Wednesday, 25 January 2017

ALBUM REVIEW: Firewind - "Immortals"

By: Nathan Harrison

Album Type: Full Length
Date Released: 20/01/2017
Label: Century Media Records



Let’s make one thing clear – if you don’t like power metal you will not like this album, but for a power metal fan, this is an unashamedly over-the-top treat.


“Immortals” CD//DD//LP track listing:

01. Hands Of Time
02. We Defy
03. Ode To Leonidas
04. Back On The Throne
05. Live And Die By The Sword
06. Wars Of Ages
07. Lady Of 1000 Sorrows
08. Immortals
09. Warriors And Saints
10. Rise From The Ashes

The Review:

With the exception of the occasional anomaly such as Blind Guardian or, more recently, Sabaton, power metal continues to be perennially unpopular here in the UK. Given their position as stalwarts of the genre for nearly 20 years and guitarist and mainman Gus G’s ongoing stint as six-stringer for the living legend that is Ozzy Osbourne, it is surprising that Greek quintet Firewind are yet to be counted amongst the bands that buck an unfortunate trend (their upcoming tour sees them playing some of Britain’s pokiest club venues). This omission is made even more baffling by the sheer quality of “Immortals”, their 8th studio effort, a bombastic concept album about the 300 Spartans and the Battle of Thermopylae.

Let’s make one thing clear – if you don’t like power metal you will not like this album. All the traits of the genre are here in full force: wailing vocals, shredding guitars and liberal use of lead keyboards. For a power metal fan, however, this is an unashamedly over-the-top treat.

‘Hands of Time’, in true concept album opener style, sets out the band’s mission statement, signalling the exultant and triumphant tone that permeates all of the records ten short, snappy tracks. ‘We Defy’ bursts in with a driving riff which more than matches its title, the choruses’ gang vocals giving a militaristic edge to proceedings which suits the concept well whilst forming a nice foil to the so-powerful-you-can-almost-hear-his-diaphragm-bursting vocals of new singer, Henning Basse to wonderful effect. ‘Ode to Leonidas’ opens with a melancholic acoustic intro, which brings the bombast back down to earth for a few seconds before a booming, Shakespearean voice speaks a soliloquy in the character of the doomed King of Sparta. While it is most certainly cheesy, it deftly paints a picture of the story the band are trying to tell, focusing on the attitudes of the Spartans rather than just the noise of battle, which would be too easy to focus on in a power metal album. By the time the track properly begins in all its glory, the human side of the story has been well and truly brought to the fore.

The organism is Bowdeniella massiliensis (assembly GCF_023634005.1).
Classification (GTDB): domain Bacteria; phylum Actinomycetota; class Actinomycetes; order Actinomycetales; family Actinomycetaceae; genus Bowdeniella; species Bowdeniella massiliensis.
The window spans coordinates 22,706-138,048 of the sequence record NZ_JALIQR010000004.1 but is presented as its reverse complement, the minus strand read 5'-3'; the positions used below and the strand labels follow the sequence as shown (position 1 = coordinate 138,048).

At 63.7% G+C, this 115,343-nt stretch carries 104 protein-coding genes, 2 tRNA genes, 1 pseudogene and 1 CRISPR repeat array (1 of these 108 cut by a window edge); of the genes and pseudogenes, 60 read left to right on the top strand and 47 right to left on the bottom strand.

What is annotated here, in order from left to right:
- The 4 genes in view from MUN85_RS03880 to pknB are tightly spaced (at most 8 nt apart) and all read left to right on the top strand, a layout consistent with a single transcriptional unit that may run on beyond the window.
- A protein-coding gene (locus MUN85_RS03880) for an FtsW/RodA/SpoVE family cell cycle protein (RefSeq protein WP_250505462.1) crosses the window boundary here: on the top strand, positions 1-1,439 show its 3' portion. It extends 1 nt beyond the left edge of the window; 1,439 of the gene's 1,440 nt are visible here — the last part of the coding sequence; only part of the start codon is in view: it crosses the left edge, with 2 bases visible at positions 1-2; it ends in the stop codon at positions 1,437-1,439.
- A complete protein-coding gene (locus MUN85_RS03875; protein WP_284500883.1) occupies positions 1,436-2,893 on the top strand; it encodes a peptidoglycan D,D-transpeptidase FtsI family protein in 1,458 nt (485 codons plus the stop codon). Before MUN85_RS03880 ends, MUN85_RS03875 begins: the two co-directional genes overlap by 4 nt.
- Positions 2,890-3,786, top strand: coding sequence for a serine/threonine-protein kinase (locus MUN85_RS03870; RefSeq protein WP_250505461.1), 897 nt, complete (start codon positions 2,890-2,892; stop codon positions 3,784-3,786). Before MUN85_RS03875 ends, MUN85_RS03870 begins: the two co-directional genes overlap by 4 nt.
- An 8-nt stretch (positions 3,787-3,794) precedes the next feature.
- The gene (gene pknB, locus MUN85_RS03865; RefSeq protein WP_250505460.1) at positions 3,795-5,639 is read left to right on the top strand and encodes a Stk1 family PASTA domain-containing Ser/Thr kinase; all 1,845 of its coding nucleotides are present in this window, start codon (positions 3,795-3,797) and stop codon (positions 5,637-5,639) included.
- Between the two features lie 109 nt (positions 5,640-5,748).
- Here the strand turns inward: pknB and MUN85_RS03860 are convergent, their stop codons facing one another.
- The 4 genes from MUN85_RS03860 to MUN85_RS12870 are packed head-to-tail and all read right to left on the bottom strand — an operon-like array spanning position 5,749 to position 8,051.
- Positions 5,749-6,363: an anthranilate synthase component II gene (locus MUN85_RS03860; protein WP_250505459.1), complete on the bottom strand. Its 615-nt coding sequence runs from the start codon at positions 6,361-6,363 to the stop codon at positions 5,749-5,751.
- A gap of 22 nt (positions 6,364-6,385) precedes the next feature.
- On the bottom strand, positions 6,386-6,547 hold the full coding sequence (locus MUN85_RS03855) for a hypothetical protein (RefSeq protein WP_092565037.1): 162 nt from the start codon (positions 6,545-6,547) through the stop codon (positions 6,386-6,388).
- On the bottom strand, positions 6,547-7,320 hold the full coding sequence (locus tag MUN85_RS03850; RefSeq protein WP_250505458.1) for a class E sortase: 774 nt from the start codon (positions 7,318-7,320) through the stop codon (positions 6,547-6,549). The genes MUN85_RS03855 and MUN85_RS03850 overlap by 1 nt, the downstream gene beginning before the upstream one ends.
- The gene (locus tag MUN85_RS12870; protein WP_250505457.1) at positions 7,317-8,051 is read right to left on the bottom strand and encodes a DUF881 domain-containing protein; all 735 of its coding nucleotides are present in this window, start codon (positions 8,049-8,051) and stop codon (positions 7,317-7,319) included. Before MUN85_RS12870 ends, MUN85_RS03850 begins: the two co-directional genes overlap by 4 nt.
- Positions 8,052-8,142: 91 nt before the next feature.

While ‘Back on the Throne’ retains the key sound that Firewind are known for, things take a slightly more hard rock turn, with a chorus full of the attitude and swagger found in some of the more up-tempo songs from the Dio era of Black Sabbath, such as ‘The Mob Rules’. Another atmospheric intro kicks off ‘Live and Die by the Sword’, Basse showing a gentler side to his voice, backed by Petros Christo’s mournful bass line, giving the main thrust of the song even more impact when it slams in, in suitably traditional metal fashion.

If the ‘power’ needed putting in ‘power metal’ any more by this point then ‘Wars of Ages’ and ‘Lady of 1000 Sorrows’ add a little extra just in case, the former with its stomping verses reminiscent of the 80s power pop that punctuated the biggest films of the era, the latter with a foray into the power ballad, providing a break from the in-your-face approach whilst still retaining the quintessentially European levels of cheese, right down to a cracking drum fill before the final chorus.

For a track that clocks in at under 2 minutes, instrumental interlude ‘Immortals’ is surprisingly epic, mixing thrashy guitar work with unrelenting double kick and impactful keyboard backing. For the penultimate number ‘Warriors and Saints’ Gus G resists the urge to back the soaring chorus with simple power chords, instead opting to sweep pick for dear life, creating a frantic and thunderous wall of noise. ‘Rise from the Ashes’ closes things out in style, with reflective verses leading into an epic, defiant chorus.

‘Epic’ and ‘defiant’ would in fact be the best two adjectives with which to describe this band. ‘Epic’ is an obvious one – just stick “Immortals” on your stereo and we need say no more. The defiance is evident in their career to date – for a band to have been doing what they do for so long, going against all of the ever changing trends there have been in metal over the past couple of decades and to still be putting out albums of this standard is truly admirable. Firewind have proved that they are, indeed, immortals.

Immortals” is available now


Band info: official || facebook 

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